Understanding Soybean Quality

Scott Nelson

Scott Nelson

Iowa Soybean Association

World markets value soybeans for their concentrations of oil and protein. Generally, soybean grain produced in southern climates such as Brazil have higher concentrations of protein compared to soybeans produced in the north central region of the United States. Thus, there is some preference in world markets for southerly produced soybeans as they are believed to have greater feed value for monogastric animals and poultry.

New research indicates that valuation of soybean grain by amino acid composition is a better indicator of soybean quality than crude protein. It is very important for soybean farmers to understand the implications of this research. Following is a synthesis of these recent studies.

Understanding the biochemistry of soybeans

To understand soybean protein, we must understand some simplified biochemistry. Amino acids are small molecules that are necessary in animal and human nutrition. Amino acids can be thought of as the building blocks of life, as they combine to form proteins that are essential in virtually all cell functions in plants and animals. In human and animal nutrition, there are 20 amino acids that are most important in the construction of necessary proteins.

In humans and animals, some amino acids are produced naturally by the body and some require external nutrition sources. Amino acids produced by the body are called nonessential amino acids: alanine, arginine, asparagine, aspartate, cysteine, glutamate, glutamine, glycine, proline, serine and tyrosine.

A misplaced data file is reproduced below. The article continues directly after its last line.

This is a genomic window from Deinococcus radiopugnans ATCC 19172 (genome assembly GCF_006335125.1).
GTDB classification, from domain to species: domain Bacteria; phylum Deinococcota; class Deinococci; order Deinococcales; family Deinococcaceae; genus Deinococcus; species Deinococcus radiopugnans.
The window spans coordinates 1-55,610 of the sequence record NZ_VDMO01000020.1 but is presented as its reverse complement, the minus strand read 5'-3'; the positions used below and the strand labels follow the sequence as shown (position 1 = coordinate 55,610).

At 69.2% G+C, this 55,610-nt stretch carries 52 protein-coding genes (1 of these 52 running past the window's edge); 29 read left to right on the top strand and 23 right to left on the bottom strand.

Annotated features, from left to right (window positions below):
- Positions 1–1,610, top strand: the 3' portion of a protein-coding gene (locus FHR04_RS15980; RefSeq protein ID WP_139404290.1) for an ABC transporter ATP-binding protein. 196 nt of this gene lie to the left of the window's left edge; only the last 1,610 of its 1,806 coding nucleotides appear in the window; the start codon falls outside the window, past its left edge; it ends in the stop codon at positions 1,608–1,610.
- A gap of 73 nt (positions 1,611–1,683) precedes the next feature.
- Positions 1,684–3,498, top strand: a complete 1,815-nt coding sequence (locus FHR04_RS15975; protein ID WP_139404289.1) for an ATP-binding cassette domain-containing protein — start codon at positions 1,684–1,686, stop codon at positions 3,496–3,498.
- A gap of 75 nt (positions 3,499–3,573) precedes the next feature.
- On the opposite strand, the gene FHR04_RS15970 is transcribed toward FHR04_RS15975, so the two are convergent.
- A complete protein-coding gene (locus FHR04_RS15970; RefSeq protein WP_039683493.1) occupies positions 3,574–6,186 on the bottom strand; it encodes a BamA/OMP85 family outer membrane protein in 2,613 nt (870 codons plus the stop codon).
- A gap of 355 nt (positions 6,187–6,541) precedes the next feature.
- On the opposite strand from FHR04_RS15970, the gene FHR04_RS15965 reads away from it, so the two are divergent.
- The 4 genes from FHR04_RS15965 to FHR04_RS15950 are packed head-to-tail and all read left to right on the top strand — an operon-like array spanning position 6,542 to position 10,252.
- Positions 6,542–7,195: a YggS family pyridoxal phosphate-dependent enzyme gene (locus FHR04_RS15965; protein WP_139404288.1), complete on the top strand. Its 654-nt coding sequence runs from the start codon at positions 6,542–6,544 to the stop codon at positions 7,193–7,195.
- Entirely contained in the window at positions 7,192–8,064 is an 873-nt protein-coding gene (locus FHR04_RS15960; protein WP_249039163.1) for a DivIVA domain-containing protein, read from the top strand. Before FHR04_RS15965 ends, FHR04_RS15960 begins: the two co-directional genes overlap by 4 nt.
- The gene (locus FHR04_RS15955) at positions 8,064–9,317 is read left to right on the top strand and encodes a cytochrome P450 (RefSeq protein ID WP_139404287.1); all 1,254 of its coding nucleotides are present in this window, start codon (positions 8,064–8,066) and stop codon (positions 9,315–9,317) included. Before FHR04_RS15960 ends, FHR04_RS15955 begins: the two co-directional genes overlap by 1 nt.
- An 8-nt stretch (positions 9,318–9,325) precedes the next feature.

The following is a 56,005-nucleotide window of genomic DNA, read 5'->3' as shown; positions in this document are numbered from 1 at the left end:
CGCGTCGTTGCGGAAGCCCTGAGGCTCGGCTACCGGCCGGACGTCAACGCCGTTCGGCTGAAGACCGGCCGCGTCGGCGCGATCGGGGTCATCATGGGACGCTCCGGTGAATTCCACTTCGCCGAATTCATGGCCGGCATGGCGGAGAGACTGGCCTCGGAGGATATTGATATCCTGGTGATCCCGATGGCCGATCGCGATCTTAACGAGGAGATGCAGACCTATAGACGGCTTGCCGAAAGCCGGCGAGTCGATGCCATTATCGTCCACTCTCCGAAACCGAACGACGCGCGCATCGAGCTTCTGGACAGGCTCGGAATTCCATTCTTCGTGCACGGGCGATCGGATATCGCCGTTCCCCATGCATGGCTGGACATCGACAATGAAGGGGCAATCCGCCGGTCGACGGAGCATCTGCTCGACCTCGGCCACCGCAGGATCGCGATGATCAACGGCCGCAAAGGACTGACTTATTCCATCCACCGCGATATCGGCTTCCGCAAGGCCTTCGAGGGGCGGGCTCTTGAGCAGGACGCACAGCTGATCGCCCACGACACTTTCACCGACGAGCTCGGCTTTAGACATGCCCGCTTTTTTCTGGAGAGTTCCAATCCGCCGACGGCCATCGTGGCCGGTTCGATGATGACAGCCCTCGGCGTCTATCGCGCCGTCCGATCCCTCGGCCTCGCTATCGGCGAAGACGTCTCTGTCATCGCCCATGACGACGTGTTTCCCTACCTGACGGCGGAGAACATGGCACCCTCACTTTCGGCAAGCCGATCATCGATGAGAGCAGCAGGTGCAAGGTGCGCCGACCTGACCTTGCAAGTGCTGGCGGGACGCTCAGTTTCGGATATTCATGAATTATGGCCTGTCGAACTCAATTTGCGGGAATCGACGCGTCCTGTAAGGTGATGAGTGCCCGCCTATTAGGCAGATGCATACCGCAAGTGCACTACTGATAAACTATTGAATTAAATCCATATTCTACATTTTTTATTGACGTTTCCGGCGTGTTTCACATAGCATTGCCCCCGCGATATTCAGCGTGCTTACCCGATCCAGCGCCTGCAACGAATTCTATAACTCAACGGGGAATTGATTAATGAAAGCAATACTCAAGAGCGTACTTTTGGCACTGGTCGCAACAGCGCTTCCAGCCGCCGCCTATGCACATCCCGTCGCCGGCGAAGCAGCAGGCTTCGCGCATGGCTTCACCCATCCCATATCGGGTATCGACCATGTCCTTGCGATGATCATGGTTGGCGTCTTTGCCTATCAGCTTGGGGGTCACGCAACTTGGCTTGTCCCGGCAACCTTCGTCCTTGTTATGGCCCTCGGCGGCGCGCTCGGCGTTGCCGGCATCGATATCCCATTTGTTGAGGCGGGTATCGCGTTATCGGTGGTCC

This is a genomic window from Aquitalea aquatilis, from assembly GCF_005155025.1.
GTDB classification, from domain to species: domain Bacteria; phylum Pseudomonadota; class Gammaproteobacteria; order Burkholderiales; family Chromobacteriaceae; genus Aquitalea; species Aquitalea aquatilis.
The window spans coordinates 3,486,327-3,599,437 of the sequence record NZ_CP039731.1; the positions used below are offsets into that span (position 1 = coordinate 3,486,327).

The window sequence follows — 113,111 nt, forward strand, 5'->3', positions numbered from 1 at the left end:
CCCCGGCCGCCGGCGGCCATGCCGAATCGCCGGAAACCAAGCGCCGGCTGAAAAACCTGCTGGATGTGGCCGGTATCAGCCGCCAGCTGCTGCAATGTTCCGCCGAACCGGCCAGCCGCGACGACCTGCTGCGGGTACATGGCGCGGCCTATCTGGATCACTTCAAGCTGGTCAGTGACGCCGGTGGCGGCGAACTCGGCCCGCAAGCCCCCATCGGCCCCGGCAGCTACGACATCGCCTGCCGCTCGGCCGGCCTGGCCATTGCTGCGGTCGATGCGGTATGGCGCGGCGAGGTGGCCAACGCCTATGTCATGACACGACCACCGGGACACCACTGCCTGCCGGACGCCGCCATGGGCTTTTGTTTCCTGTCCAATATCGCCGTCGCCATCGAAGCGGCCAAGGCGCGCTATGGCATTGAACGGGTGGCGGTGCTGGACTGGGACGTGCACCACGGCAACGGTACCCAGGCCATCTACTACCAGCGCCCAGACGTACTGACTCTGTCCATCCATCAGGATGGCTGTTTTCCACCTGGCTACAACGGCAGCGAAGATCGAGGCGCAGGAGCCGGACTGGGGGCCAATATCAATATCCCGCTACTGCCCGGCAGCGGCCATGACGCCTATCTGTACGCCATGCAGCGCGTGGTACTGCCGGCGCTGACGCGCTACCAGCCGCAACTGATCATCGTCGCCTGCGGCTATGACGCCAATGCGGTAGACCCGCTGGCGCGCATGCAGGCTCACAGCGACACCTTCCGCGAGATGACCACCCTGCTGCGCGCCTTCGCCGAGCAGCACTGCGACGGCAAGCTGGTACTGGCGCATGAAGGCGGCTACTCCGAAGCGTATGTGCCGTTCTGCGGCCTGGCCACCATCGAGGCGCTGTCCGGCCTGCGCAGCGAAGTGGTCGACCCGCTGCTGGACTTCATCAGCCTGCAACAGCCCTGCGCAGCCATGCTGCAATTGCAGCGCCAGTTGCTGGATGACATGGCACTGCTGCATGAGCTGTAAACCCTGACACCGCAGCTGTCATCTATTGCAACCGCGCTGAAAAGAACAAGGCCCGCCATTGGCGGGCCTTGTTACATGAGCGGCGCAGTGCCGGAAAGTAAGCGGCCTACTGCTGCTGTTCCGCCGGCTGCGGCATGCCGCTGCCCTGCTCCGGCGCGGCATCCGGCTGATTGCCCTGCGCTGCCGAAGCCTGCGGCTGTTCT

Amino acids not produced naturally by the body are called essential amino acids. These include histidine, isoleucine, leucine, lysine, methionine, phenylalanine, threonine, tryptophan and valine. These essential amino acids must be acquired through diet. Unlike humans and animals, plants produce all their essential and nonessential amino acids.

Monogastric animals (e.g. pigs, chickens, humans) require essential amino acids in their diets at the right concentration or their growth will be impaired. An animal fed a supra-optimum diet of protein from nonessential amino acids will die of malnutrition.

In soybeans, five essential amino acids are lowest in concentration: lysine, cysteine, methionine, threonine and tryptophan. These amino acids are typically added to animal rations as synthetic supplements. Soybean meal that contains higher concentrations of these amino acids should be more valuable than meal with lower concentrations, as it reduces the need for synthetic supplements.